Follicular lymphoma (FL) is one of the most common subtypes of indolent non-Hodgkin lymphoma (NHL). Although FL is considered incurable with currently available therapy, the introduction of monoclonal antibodies has improved clinical outcomes for this group of patients. Ongoing research focuses on assisting practicing oncologists with selecting the proper therapeutic options for specific clinical scenarios.
Pancreatic neuroendocrine tumor (PNET) refers to several tumor types located in the pancreas. These tumors are classified as functional or nonfunctional depending on production and secretion of bioactive hormones. Functional PNETs cause clinical symptoms associated with their tumor classification.
Clear cell (CC)-renal cell carcinoma (RCC), the predominant histologic type of RCC, is highly dependent on angiogenesis, via the vascular endothelial growth factor (VEGF) pathway.1 The mammalian target of rapamycin (mTOR) pathway also appears to play a role in VEGF production, as well as directly promote tumor cell growth.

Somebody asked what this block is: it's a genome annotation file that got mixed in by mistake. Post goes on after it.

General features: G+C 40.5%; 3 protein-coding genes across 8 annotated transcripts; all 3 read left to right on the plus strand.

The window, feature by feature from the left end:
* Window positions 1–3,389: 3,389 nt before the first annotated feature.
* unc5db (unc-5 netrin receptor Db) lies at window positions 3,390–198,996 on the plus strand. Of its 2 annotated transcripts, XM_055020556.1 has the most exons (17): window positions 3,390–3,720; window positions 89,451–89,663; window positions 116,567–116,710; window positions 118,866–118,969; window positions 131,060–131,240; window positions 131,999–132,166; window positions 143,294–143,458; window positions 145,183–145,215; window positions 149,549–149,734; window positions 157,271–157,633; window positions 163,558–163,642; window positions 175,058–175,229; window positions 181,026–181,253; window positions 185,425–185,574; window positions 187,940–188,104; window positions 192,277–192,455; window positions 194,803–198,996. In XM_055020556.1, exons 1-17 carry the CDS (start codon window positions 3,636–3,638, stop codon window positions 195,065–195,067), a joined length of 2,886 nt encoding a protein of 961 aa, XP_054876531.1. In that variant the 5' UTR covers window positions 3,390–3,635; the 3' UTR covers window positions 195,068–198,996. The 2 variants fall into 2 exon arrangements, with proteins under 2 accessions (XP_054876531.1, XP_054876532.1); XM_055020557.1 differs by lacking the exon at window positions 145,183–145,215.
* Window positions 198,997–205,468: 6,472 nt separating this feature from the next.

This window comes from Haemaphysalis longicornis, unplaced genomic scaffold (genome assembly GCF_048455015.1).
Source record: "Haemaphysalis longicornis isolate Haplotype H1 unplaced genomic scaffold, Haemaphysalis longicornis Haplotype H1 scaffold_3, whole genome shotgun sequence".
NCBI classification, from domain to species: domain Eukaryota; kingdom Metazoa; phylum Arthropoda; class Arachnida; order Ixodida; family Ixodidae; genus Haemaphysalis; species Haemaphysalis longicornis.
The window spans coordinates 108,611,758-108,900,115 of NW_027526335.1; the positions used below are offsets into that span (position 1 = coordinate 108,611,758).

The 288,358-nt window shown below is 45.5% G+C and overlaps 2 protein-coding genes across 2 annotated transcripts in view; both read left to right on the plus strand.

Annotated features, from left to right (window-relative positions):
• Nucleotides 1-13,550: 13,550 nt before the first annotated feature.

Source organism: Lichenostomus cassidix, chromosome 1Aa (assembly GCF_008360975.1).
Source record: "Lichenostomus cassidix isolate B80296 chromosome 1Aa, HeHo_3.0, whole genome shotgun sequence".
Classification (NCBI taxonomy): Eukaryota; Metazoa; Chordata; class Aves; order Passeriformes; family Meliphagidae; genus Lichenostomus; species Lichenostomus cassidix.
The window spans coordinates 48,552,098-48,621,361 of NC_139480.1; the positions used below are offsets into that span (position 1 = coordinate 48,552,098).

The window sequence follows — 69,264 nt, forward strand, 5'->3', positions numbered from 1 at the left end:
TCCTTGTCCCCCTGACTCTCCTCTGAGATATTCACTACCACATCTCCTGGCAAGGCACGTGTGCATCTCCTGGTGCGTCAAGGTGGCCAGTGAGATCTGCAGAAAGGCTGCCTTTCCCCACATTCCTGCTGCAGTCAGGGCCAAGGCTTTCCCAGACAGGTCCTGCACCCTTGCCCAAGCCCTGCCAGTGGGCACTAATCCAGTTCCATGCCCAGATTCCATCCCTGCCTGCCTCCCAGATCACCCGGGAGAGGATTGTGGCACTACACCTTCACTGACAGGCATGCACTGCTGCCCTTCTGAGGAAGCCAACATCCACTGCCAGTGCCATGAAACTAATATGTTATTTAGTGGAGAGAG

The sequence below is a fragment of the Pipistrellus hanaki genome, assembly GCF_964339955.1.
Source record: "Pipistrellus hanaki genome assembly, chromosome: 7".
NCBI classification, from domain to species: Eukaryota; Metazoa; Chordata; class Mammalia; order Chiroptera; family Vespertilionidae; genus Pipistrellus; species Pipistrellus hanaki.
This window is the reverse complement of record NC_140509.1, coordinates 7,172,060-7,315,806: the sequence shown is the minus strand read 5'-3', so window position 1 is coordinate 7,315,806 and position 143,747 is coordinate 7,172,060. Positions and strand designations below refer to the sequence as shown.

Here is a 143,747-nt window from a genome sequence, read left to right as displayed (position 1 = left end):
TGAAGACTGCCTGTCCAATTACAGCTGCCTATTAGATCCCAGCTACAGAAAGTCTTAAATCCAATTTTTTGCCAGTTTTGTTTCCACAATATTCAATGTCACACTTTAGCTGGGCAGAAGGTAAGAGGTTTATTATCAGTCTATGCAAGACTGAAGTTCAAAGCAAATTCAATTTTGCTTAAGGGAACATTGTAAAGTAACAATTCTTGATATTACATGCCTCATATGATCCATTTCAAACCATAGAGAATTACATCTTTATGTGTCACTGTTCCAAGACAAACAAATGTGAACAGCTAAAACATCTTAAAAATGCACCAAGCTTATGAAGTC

Breast cancer is the most common cancer among women. In 2010, there were an estimated 207,090 new cases and 39,840 deaths.1 Despite many improvements in the treatment of breast cancer, about 20% to 30% of women with the disease will progress to metastatic breast cancer (MBC). Although MBC remains incurable, a variety of treatment options are available. The US Food and Drug Administration (FDA) recently approved eribulin (Halaven), providing an exciting new option for women with heavily pretreated MBC.